If the powers that be ever decide to build the alt-country movement its own Hall of Fame there’s a good chance you’ll find a bust of Mark Olson in the museum’s foyer. With his pioneering Minneapolis band the Jayhawks, Olson and fellow singer/songwriter Gary Louris helped complete the house that Gram Parsons laid a foundation for decades earlier. In 1995, Olson walked away from his own band while they were arguably at the peak of their powers. While Louris and the remaining Hawks soldiered on through another decade filled with creative success and major label adversity, Olson and his then-wife Victoria Williams stole away to the California desert where they formed the Creekdippers. Ceding the spotlight to late in the game interlopers like Ryan Adams, Olson seemed content to hide out in the desert and record ramshackle bedroom folk when he was moved to do so. In 2005, however, the seeds of a fruitful new chapter in Olson’s career were planted when he split from Williams. Olson released his first proper solo album in 2007 and launched a series of well-received reunion tours with Louris which eventually yielded the duo’s first album of new material in 14 years. Olson’s hot streak continues with Many Colored Kite, a deceptively unassuming gem of an album that should satisfy old fans and new converts alike.
Throughout his decades-long career, Olson has rarely recorded without significant contributions from fellow musicians. While Many Colored Kite does indeed contain a host of guests, from former Ryan Adams sideman Neal Casal to Norwegian singer Ingunn Ringvold, who plays Emmylou Harris to Olson’s Gram Parsons on a good majority of the tracks, the album finds Olson at his most musically naked. Having tackled divorce on his previous record, Olson arrives at for his latest with his eyes opened and his windows rolled down. Over 11 sparingly produced tracks, Olson takes a good long ride across America with ample time for bird watching and flower picking built into his open-ended agenda. While most of the songs adhere to the genres upon which Olson built his legacy (folk, Americana) there’s also a sense of adventure present in the compositions. On “Morning Dove”, reportedly the first song Olson has recorded completely unadorned, the song cycles through nearly a dozen different melodies in under five minutes. The track has more in common with Joanna Newsom than anything from the No Depression set. Elsewhere, the lilting “Beehive” combines Olson’s voice, acoustic guitar, and weeping strings into something undeniably gorgeous.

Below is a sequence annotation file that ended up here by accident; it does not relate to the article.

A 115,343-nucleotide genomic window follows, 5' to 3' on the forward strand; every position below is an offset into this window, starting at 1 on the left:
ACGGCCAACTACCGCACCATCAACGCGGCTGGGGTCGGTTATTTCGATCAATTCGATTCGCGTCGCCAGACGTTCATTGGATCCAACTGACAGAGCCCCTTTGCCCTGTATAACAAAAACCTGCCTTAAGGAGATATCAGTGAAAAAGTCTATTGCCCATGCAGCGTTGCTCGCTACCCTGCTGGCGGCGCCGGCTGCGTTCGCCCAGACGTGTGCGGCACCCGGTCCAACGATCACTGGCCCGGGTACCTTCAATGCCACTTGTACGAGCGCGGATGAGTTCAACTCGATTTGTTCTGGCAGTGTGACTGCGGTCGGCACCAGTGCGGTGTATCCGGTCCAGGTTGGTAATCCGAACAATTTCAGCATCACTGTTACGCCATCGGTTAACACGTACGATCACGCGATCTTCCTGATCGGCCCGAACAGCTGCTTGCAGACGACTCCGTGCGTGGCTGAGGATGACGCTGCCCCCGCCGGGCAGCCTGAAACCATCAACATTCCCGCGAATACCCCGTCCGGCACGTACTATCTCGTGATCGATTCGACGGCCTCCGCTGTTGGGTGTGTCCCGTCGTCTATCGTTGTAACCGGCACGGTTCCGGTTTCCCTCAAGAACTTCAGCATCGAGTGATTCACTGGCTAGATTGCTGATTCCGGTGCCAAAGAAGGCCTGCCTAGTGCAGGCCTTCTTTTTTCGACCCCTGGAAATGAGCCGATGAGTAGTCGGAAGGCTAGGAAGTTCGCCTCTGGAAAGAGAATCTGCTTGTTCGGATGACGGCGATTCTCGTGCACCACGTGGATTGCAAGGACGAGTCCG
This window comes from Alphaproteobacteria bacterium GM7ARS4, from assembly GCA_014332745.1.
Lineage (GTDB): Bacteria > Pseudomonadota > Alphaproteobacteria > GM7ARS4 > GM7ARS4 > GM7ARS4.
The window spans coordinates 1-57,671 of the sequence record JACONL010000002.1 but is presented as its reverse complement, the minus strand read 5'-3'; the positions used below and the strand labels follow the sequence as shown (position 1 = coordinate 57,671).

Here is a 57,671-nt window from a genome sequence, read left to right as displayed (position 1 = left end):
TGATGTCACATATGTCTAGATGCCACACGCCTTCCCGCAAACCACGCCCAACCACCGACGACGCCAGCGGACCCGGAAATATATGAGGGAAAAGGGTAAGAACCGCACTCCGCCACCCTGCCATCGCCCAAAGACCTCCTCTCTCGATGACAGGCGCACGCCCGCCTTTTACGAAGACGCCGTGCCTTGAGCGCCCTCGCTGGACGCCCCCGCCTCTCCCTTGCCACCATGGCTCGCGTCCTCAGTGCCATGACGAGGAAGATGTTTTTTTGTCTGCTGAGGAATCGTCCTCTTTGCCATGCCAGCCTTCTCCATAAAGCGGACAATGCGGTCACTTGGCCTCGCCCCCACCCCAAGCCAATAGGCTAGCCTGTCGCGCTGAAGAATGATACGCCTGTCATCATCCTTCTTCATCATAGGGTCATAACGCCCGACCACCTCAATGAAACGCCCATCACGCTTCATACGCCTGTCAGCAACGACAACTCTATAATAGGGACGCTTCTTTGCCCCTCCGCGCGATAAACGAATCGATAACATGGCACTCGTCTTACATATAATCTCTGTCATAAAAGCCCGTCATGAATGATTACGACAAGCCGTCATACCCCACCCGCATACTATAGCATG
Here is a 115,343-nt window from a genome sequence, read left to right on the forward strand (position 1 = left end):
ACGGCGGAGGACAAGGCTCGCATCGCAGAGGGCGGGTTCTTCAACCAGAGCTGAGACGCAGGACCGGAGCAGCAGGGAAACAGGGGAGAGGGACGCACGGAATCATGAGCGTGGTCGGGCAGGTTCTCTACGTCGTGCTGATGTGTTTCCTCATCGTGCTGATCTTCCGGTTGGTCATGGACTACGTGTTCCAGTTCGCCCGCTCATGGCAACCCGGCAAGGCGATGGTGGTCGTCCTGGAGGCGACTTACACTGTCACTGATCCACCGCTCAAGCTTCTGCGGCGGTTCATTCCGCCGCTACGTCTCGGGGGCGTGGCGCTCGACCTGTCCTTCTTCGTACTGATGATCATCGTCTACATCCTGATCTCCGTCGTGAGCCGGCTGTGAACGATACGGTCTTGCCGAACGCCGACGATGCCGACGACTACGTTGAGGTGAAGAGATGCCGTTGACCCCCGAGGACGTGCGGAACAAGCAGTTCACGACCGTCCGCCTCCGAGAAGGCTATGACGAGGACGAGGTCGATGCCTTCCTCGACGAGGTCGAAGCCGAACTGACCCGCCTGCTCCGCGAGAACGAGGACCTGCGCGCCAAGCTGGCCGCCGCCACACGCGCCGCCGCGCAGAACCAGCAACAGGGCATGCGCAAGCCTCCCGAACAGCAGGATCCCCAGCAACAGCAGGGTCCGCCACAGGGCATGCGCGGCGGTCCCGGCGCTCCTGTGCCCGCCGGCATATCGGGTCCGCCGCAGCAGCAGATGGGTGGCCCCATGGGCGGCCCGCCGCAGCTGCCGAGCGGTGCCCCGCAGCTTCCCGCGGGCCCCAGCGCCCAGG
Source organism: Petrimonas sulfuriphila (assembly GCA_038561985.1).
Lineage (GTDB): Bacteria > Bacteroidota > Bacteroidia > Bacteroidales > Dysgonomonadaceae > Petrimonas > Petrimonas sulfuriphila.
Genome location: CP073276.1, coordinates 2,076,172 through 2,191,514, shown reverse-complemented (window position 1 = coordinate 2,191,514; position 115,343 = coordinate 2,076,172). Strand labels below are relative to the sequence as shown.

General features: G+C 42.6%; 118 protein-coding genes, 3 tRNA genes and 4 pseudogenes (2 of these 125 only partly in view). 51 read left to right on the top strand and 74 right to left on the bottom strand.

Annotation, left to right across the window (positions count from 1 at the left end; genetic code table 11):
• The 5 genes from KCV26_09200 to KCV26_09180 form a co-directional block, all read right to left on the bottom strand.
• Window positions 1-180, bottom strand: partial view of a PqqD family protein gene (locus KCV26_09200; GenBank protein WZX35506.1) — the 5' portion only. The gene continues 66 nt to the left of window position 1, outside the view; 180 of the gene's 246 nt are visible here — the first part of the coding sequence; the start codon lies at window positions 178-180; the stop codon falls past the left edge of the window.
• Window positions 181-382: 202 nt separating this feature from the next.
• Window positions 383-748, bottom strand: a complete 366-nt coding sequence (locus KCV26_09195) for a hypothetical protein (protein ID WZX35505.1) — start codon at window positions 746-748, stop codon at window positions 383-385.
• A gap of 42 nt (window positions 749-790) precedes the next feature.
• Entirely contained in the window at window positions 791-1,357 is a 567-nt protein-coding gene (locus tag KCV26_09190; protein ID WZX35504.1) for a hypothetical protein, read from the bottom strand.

Whether singing solo or harmonizing with Ringvold or Jazz singer Jolie Holland, Olson is the star of the show. His voice, though imperfect and shopworn, is placed front and center where it has the ability to send chills through the listener. While Kite is an introspective album, it’s also full of the countrified pop of Olson’s earlier years. “Little Bird of Freedom” opens the album on a celebratory note that lasts throughout, while the infectious “Bluebell Song” is an effortlessly catchy stroll down a flower dotted Texas highway. When the album’s energy begins to wane around the halfway mark, Olson shakes things up with the ominous “Scholastica”. Full of ghostly harmonies and jagged, coarsely recorded drums, the tune sounds as if it were hijacked straight out of an early ‘70s Crosby, Stills, Nash & Young rehearsal. Olson channels his inner Dylan for the forbidding “King Snake” before retreating to the sunnier Fleetwood Mac-inspired “Wind and Rain”.
By the time the album concludes with the delicate “Hours”, Olson has tired of life out on the road. He has returned home where he and his lover can sip coffee in the middle of the night and tend to their freshly planted garden. While a melody is gently plucked in the distance, Olson laments that there doesn’t seem to be nearly enough time to enjoy his new found personal freedom. He and Ringvold sing “And none saw us dancing together with the moon/you see we need more daylight to see the blossoms bloom.” One can only hope Olson will never be short on hours for crafting such beautiful music.
// Sound Affects
"The man whose songs were recorded by Johnny Cash, Alan Jackson, Ricky Skaggs, David Allan Coe, The Highwaymen, and countless others succumbs to time’s cruel cue that the only token of permanence we have to offer are the effects of shared moments and memories.READ the article